Several nominees for U.S. President-elect Joe Biden’s national security team acknowledged on Tuesday that the United States isn’t ready to rejoin the 2015 Iran nuclear deal, formally known as the Joint Comprehensive Plan of Action (JCPOA).
On Tuesday morning, Avril Haines, nominee for the director of national intelligence, remarked that Biden said that the United States would re-enter the JCPOA “if Iran comes back into compliance,” but things are “a long ways from that.”
She also told the U.S. Senate Select Committee on Intelligence that Biden “has also indicated in doing so” that he would “have to look at the ballistic missiles you’ve identified and destabilizing activities Iran engages in.”
The United States withdrew in May 2018 from the nuclear deal, reimposing sanctions lifted under it, along with enacting new sanctions on Iran as part of what the Trump administration has called a “maximum pressure” campaign.
Blinken also told the Senate Foreign Relations Committee that Biden would consult with Israel and Gulf allies before re-entering the deal.
Additionally, Blinken said that the United States should not lift terrorism sanctions on Tehran or unfreeze assets belonging to Iran in order for the Islamic Republic to come to the negotiating table.
In addition to his answers on Iran, Blinken talked about building on the Abraham Accords—the normalization agreements between Israel and the United Arab Emirates, Bahrain, Sudan and Morocco—though he said, without specifying, that there are details that should be reviewed. Previously, Blinken expressed reservations about America’s F-35 deal to the UAE following Abu Dhabi normalizing ties with Israel.
Moreover, Blinken called Turkey’s acquisition of the S-400 from Russia “unacceptable.” In response, the United States ejected Turkey from Washington’s F-35 program that year. Last month, the United States enacted sanctions against Ankara for the acquisition.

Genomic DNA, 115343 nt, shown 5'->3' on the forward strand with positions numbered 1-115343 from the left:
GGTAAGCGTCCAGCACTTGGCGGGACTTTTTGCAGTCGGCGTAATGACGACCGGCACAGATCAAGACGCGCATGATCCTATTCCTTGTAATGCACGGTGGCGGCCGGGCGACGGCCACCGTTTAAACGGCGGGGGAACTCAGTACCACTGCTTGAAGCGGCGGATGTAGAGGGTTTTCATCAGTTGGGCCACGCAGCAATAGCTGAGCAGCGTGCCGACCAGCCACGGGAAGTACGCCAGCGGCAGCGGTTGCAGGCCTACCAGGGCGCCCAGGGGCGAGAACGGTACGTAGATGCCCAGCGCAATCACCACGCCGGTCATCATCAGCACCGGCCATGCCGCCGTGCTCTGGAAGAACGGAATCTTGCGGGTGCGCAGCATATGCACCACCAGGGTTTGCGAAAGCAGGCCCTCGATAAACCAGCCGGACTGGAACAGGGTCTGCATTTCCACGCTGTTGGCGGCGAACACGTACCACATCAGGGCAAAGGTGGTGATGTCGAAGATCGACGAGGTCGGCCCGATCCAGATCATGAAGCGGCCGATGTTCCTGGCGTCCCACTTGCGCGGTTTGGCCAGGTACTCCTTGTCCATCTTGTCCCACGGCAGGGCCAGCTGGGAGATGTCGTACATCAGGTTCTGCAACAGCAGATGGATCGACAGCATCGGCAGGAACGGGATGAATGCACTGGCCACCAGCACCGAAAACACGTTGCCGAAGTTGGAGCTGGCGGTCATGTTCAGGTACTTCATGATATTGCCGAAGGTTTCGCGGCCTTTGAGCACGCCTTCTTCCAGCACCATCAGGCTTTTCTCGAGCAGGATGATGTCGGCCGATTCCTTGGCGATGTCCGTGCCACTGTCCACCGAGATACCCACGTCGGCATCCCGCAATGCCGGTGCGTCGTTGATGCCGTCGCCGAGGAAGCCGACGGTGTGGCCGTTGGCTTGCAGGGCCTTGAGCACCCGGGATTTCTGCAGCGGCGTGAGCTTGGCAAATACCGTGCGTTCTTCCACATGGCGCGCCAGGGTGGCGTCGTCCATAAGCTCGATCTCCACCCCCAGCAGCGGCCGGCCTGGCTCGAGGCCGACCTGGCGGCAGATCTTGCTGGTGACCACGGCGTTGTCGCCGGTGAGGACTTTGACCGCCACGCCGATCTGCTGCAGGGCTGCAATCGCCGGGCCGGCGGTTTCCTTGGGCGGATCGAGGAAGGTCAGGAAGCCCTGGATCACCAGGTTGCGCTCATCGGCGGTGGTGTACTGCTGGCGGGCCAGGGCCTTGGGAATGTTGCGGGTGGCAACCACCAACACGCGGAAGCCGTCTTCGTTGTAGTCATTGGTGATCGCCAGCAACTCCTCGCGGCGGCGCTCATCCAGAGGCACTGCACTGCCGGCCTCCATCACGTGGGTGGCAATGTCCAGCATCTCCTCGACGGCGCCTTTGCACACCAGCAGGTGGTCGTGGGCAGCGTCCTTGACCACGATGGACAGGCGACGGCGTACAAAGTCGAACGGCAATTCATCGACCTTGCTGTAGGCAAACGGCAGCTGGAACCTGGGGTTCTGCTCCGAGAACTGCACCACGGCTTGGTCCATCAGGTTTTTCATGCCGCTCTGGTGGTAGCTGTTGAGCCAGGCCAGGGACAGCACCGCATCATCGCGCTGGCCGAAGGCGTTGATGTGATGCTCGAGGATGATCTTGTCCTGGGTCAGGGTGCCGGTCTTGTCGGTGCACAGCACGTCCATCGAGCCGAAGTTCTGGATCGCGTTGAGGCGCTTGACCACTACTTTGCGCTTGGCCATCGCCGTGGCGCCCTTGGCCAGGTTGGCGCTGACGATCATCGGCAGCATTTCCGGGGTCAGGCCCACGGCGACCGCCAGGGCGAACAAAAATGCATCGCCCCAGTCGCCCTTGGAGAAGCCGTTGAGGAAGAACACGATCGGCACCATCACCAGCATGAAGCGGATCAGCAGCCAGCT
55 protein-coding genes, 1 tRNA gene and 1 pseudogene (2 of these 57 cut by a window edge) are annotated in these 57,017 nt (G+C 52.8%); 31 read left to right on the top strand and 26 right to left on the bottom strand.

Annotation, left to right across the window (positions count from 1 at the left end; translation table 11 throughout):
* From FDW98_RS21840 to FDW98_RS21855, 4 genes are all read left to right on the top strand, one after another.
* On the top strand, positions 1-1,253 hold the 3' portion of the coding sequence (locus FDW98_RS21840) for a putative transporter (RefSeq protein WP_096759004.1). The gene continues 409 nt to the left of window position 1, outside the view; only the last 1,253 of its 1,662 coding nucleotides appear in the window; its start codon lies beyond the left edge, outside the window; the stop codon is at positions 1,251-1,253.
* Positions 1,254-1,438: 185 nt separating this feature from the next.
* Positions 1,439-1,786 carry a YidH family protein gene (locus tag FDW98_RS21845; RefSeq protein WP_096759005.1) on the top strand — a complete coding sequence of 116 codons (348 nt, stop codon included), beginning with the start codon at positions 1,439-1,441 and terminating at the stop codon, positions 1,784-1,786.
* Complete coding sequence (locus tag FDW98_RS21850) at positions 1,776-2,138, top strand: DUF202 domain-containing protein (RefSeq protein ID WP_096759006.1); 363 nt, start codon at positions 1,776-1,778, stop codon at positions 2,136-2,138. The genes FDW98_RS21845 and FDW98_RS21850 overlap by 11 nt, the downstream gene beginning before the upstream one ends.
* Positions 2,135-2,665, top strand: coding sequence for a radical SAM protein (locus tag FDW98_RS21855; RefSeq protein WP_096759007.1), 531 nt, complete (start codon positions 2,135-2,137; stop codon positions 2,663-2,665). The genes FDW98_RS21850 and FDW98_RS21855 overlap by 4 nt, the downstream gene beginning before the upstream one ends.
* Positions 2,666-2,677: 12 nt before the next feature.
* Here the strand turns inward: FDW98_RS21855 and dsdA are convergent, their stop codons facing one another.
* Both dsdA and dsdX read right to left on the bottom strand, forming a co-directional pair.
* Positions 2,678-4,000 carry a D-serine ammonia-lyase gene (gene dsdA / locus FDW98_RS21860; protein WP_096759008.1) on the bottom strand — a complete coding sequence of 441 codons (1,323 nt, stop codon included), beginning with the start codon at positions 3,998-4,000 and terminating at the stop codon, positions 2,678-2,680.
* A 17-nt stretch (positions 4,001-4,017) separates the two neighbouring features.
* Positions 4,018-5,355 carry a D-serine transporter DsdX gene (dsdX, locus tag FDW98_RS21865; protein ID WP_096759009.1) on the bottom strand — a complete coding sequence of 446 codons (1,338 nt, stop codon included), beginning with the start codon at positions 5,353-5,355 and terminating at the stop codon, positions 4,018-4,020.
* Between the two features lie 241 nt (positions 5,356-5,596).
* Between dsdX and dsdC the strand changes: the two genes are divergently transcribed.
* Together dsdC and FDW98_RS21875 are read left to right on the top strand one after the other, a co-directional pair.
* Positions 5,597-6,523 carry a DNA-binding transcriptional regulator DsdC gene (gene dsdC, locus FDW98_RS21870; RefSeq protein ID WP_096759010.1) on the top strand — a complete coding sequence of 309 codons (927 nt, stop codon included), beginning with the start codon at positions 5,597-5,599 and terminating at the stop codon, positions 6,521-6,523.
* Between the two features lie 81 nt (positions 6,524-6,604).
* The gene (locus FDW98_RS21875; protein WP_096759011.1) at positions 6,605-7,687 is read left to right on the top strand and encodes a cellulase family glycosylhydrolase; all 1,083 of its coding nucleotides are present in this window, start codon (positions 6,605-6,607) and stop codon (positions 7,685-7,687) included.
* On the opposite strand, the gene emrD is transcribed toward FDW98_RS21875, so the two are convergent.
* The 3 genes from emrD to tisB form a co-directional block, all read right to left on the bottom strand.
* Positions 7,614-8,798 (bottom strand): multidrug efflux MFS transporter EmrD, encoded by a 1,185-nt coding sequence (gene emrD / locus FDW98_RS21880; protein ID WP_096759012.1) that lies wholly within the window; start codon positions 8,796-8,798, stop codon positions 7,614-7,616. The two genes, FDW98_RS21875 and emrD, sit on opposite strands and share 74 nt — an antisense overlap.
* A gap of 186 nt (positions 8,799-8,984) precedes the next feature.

However, Blinken criticized the Trump administration for its designation this month of the Iran-backed Houthi rebels in Yemen as a terrorist entity, lamenting that the move will hinder humanitarian assistance to Yemen even if there are exemptions for the United States to do so, citing that most of the humanitarian aid to that country mostly comes from other countries.
Also regarding Yemen, Blinken said that while the United States should end its support for Saudi Arabia’s intervention in the country, Washington should continue its allied status with Saudi Arabia.
Furthermore, Blinken noted the BDS movement “unfairly and inappropriately” calls out Israel and creates a double standard, though he noted that the Biden administration will always respect First Amendment rights. He did call for the two-state solution to the Israeli-Palestinian conflict, though said, “Our commitment to Israel’s security is sacrosanct.”
Additionally, when asked by Sen. Ted Cruz (R-Texas) if Jerusalem is Israel’s capital and whether the United States will keep its embassy in Israel in Jerusalem, Blinken replied: “Yes and yes.”
Finally, also on Tuesday afternoon, U.S. Defense Secretary nominee Lloyd Austin, a retired general, touched upon the Iranian threat and even praised the Abraham Accords.
Referring to the JCPOA, Austin told the Senate Armed Services Committee, “The preconditions for us considering to re-enter into that agreement would be that Iran meet the conditions outlined in the agreement … back to where they should have been,” adding that other issues, including ballistic missiles, would need to be addressed.
Referring to the Abraham Accords, Austin said that countries agreeing to normalize relations is a good thing and that the normalization agreements have put more pressure on Iran and he expressed hope that the deals will have good effects.